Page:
ASSEMBLY HALL, WORTHING
Sunday 26th March 2023 at 2.45pm
Karl Jenkins Palladio (De Boers Diamond advert
William Wordsworth Variations on a Scottish Theme
Richard Wagner Siegfried Idyll
Frederick Delius On hearing the first cuckoo in spring
E.J. Moeran Whythorne’s Shadow
Percy Grainger Irish tune from County Derry
Paul Lewis Tauranga Concerto
Soloist: IAN SCOTT (clarinet)
Conductor: JOHN GIBBONS
Leader: JULIAN LEAPER
Scottish-born clarinettist, Ian Scott, WSO Principal Clarinet for many years, has recorded a number of CDs of British Clarinet concertos. It was listening to one of these while in Tauranga, New Zealand, that Brighton-born composer Paul Lewis was inspired to write his Tauranga Concerto. This 20-minute work reflects both the beauty of the Kaimai mountains and the local nature reserve. Its finale however is inspired by a “Jitterbug” dance number and results in a jazzy movement reminiscent of the Swing music of the 1920s and 30s.
The Londonderry Air fascinated Percy Grainger throughout his life and there exist many takes by Grainger on this popular theme. The composer was great friends with Frederick Delius whose On Hearing the First Cuckoo in Spring is justifiably popular. E.J. Moeran collected folksongs in his native Norfolk and his bucolic Whythorne’s Shadow is based on a Tudor melody by Elizabethan composer Thomas Whythorne, who wrote some of the first secular songs to be printed in England.
The orchestral music of William Wordsworth has enjoyed a renaissance of interest thanks to the on-going series of recordings by WSO Music Director John Gibbons and the Liepaja Symphony Orchestra. His Variations on a Scottish Theme is based on the very popular Scottish song ‘The Hundred Pipers’ attributed to Carolina Oliphant, Lady Nairne, in the 1840s, and which commemorates the fall of Carlisle to Bonnie Prince Charlie.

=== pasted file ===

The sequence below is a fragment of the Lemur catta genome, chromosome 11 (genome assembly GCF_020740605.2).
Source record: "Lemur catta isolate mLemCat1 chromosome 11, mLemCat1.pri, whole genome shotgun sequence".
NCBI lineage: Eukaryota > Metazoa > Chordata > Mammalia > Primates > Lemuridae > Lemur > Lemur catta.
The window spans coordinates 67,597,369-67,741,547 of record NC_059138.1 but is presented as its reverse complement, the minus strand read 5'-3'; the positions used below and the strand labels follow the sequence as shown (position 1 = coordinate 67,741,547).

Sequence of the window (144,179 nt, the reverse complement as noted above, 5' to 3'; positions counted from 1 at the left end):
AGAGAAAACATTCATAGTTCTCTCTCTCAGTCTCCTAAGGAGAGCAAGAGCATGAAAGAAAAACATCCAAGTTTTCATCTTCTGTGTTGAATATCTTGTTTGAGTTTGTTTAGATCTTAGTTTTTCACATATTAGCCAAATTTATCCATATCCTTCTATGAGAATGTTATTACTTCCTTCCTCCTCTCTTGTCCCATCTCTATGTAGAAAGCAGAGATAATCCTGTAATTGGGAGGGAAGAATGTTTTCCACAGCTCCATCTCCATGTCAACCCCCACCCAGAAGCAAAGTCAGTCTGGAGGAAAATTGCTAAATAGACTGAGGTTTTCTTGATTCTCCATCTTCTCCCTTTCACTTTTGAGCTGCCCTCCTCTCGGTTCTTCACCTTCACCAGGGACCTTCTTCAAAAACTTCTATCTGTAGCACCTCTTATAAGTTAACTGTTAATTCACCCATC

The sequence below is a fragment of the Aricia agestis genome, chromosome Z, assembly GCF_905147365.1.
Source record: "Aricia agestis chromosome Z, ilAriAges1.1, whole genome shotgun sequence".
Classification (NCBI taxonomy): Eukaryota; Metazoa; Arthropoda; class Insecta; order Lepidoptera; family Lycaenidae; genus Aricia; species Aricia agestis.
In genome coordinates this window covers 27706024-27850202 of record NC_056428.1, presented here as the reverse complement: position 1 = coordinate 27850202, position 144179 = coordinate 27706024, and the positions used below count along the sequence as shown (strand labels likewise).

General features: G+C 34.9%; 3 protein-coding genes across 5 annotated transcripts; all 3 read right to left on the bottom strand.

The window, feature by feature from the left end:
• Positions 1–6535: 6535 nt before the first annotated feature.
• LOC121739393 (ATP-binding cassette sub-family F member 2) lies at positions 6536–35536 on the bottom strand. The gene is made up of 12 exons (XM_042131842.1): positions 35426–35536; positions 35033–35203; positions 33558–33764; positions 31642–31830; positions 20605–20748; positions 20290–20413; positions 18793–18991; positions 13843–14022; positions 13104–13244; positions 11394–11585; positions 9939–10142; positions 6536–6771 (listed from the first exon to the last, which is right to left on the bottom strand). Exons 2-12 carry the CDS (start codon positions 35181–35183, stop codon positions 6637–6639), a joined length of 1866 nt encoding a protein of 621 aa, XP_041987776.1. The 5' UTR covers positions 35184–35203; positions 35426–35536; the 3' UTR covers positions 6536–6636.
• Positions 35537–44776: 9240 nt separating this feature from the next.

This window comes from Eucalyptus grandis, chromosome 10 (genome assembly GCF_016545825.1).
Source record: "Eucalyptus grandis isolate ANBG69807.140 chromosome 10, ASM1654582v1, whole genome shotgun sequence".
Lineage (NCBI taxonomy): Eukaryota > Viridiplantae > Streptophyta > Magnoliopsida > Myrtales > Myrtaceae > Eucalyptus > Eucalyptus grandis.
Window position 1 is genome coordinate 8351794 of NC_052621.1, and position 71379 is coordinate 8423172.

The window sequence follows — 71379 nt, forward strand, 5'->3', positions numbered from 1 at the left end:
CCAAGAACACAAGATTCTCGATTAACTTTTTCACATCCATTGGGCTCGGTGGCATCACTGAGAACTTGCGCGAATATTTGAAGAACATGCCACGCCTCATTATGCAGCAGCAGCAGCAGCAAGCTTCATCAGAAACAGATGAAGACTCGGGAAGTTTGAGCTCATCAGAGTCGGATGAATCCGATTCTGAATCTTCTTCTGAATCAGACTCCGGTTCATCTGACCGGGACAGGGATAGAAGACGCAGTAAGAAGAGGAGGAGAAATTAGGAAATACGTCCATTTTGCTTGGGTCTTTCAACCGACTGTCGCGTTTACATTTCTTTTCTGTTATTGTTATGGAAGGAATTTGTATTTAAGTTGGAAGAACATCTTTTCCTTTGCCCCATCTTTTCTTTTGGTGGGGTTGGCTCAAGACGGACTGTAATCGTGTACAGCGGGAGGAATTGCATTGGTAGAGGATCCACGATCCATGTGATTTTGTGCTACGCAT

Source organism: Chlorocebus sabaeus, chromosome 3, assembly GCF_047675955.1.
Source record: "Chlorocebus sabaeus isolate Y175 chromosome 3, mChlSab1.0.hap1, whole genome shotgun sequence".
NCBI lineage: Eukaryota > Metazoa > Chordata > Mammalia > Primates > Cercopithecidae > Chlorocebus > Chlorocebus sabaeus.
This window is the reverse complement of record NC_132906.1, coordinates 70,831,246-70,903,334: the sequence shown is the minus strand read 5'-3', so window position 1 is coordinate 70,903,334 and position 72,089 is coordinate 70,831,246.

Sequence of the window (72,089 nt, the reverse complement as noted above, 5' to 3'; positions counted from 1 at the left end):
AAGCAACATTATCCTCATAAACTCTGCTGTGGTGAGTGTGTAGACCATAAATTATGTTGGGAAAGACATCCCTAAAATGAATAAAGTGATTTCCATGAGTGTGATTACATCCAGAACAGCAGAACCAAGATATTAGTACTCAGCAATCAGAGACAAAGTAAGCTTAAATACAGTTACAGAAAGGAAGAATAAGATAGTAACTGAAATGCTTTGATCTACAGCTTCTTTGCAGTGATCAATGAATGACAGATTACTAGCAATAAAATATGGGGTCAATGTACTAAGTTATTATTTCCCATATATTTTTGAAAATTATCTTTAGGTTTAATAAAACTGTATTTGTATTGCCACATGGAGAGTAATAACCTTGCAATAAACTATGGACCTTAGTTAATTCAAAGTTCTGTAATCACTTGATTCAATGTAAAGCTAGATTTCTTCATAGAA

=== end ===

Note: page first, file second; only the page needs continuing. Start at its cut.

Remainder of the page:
Karl Jenkins, the hugely successful Welsh composer of Adiemus and The Armed Man, wrote his string work Palladio in homage to the Palladian style of architecture. It gained huge popularity through its use on a TV advert.
Richard Wagner’s Siegfried Idyll was composed as a birthday present for his second wife, Cosima, after the birth of their son Siegfried in 1869. It was premiered on Christmas Day 1870 in their home and was originally intended as a private work but financial pressures led to its publication in 1878.
The professional orchestra of
Ian Scott is the Principal Clarinet of the Royal Ballet Sinfonia, The Orchestra of St.John's, The Rambert Dance Company and a regular Guest Principal with the London Philharmonic Orchestra, Royal Philharmonic Orchestra, BBC Symphony Orchestra and the Orchestra of the Royal Opera House Covent Garden.
He was born in Perth, Scotland where he began lessons with Charles Maynes. He studied at the Royal Scottish Academy of Music and Drama with Henry Morrison and at the University of Arizona with John Denman winning major prizes at both establishments. He was then invited by the conductor Claudio Scimone to become Principal Clarinet with the Gulbenkian Orchestra in Lisbon, Portugal where he played for six years.
He has appeared as soloist with I Solisti Veneti and the Orchestra da Camera di Padova in Italy, The Gulbenkian Orchestra in Portugal and on tour to the Far East, and with numerous orchestras in Britain, including The Royal Ballet Sinfonia, London Musici, The City of Oxford Orchestra, The Northern Sinfonia and The Guildford Philharmonic.
He is a founder member of London's leading clarinet sextet, The Clarinet Section which records for the label Clarinet Classics. His recording for ASV White Line of British Clarinet Concertos with the Royal Ballet Sinfonia conducted by Gavin Sutherland was released in April 2003. His latest recording for the Dutton Epoch label is called English Clarinet Concertos and includes world premiere recordings of the concertos by Leighton Lucas and Humphrey Procter-Gregg with Barry Wordsworth conducting The Royal Ballet Sinfonia.
Ian plays on clarinets made by the English maker Peter Eaton and modified by Alan Andrews.